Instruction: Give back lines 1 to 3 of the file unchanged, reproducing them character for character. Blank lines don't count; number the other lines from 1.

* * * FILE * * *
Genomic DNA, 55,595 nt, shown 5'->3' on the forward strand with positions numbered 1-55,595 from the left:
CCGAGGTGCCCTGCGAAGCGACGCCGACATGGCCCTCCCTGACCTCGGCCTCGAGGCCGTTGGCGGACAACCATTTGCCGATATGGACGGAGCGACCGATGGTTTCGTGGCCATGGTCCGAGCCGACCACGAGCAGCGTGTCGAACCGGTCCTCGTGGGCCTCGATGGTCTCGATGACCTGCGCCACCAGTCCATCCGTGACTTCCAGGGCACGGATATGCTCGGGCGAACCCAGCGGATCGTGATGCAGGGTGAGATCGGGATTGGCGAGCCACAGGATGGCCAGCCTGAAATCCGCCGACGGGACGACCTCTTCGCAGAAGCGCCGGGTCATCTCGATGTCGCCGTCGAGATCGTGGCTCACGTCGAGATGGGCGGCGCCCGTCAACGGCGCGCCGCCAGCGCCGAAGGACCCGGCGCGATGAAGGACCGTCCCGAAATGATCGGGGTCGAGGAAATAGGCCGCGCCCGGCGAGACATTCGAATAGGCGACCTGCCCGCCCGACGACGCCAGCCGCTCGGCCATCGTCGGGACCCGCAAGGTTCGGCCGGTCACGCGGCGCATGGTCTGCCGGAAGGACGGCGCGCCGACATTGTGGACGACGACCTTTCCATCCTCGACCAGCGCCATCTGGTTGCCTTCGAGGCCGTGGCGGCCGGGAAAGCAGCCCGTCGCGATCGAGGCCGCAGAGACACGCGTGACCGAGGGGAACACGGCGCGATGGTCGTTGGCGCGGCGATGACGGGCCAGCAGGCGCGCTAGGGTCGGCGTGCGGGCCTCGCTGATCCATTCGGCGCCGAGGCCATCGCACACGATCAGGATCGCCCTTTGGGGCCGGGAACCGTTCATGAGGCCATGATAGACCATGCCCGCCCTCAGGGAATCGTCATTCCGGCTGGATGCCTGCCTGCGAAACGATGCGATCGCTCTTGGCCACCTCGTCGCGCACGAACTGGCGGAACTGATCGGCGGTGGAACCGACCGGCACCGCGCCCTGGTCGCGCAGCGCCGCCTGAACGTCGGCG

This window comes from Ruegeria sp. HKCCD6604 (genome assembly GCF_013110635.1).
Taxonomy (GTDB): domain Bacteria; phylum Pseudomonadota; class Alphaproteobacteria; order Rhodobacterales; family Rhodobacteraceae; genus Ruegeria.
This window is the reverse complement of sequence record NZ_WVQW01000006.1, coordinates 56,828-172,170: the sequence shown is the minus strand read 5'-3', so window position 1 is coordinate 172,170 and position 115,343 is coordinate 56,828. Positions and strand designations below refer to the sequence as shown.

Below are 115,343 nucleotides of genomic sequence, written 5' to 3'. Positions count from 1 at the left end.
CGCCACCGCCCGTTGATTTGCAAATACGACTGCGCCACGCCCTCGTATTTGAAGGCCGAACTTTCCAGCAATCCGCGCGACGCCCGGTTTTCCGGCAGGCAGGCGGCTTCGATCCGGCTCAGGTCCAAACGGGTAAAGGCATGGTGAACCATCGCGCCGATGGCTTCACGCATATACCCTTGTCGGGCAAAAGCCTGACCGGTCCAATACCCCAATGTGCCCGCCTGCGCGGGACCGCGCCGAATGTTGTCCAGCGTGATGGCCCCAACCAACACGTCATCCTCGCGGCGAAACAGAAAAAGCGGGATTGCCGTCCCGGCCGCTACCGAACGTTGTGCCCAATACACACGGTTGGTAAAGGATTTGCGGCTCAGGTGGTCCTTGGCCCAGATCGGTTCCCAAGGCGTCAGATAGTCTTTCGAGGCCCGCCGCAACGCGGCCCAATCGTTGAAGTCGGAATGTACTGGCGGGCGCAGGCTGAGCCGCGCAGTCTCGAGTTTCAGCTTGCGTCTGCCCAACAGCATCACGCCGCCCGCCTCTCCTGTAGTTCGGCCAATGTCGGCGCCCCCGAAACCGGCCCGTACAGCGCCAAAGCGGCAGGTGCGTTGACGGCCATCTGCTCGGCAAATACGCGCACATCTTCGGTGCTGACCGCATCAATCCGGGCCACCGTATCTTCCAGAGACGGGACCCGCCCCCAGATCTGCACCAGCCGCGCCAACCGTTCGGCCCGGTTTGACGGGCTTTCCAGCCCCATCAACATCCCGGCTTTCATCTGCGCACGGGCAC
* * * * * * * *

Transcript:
Genomic DNA, 55,595 nt, shown 5'->3' on the forward strand with positions numbered 1-55,595 from the left:
CCGAGGTGCCCTGCGAAGCGACGCCGACATGGCCCTCCCTGACCTCGGCCTCGAGGCCGTTGGCGGACAACCATTTGCCGATATGGACGGAGCGACCGATGGTTTCGTGGCCATGGTCCGAGCCGACCACGAGCAGCGTGTCGAACCGGTCCTCGTGGGCCTCGATGGTCTCGATGACCTGCGCCACCAGTCCATCCGTGACTTCCAGGGCACGGATATGCTCGGGCGAACCCAGCGGATCGTGATGCAGGGTGAGATCGGGATTGGCGAGCCACAGGATGGCCAGCCTGAAATCCGCCGACGGGACGACCTCTTCGCAGAAGCGCCGGGTCATCTCGATGTCGCCGTCGAGATCGTGGCTCACGTCGAGATGGGCGGCGCCCGTCAACGGCGCGCCGCCAGCGCCGAAGGACCCGGCGCGATGAAGGACCGTCCCGAAATGATCGGGGTCGAGGAAATAGGCCGCGCCCGGCGAGACATTCGAATAGGCGACCTGCCCGCCCGACGACGCCAGCCGCTCGGCCATCGTCGGGACCCGCAAGGTTCGGCCGGTCACGCGGCGCATGGTCTGCCGGAAGGACGGCGCGCCGACATTGTGGACGACGACCTTTCCATCCTCGACCAGCGCCATCTGGTTGCCTTCGAGGCCGTGGCGGCCGGGAAAGCAGCCCGTCGCGATCGAGGCCGCAGAGACACGCGTGACCGAGGGGAACACGGCGCGATGGTCGTTGGCGCGGCGATGACGGGCCAGCAGGCGCGCTAGGGTCGGCGTGCGGGCCTCGCTGATCCATTCGGCGCCGAGGCCATCGCACACGATCAGGATCGCCCTTTGGGGCCGGGAACCGTTCATGAGGCCATGATAGACCATGCCCGCCCTCAGGGAATCGTCATTCCGGCTGGATGCCTGCCTGCGAAACGATGCGATCGCTCTTGGCCACCTCGTCGCGCACGAACTGGCGGAACTGATCGGCGGTGGAACCGACCGGCACCGCGCCCTGGTCGCGCAGCGCCGCCTGAACGTCGGCG

This window comes from Ruegeria sp. HKCCD6604 (genome assembly GCF_013110635.1).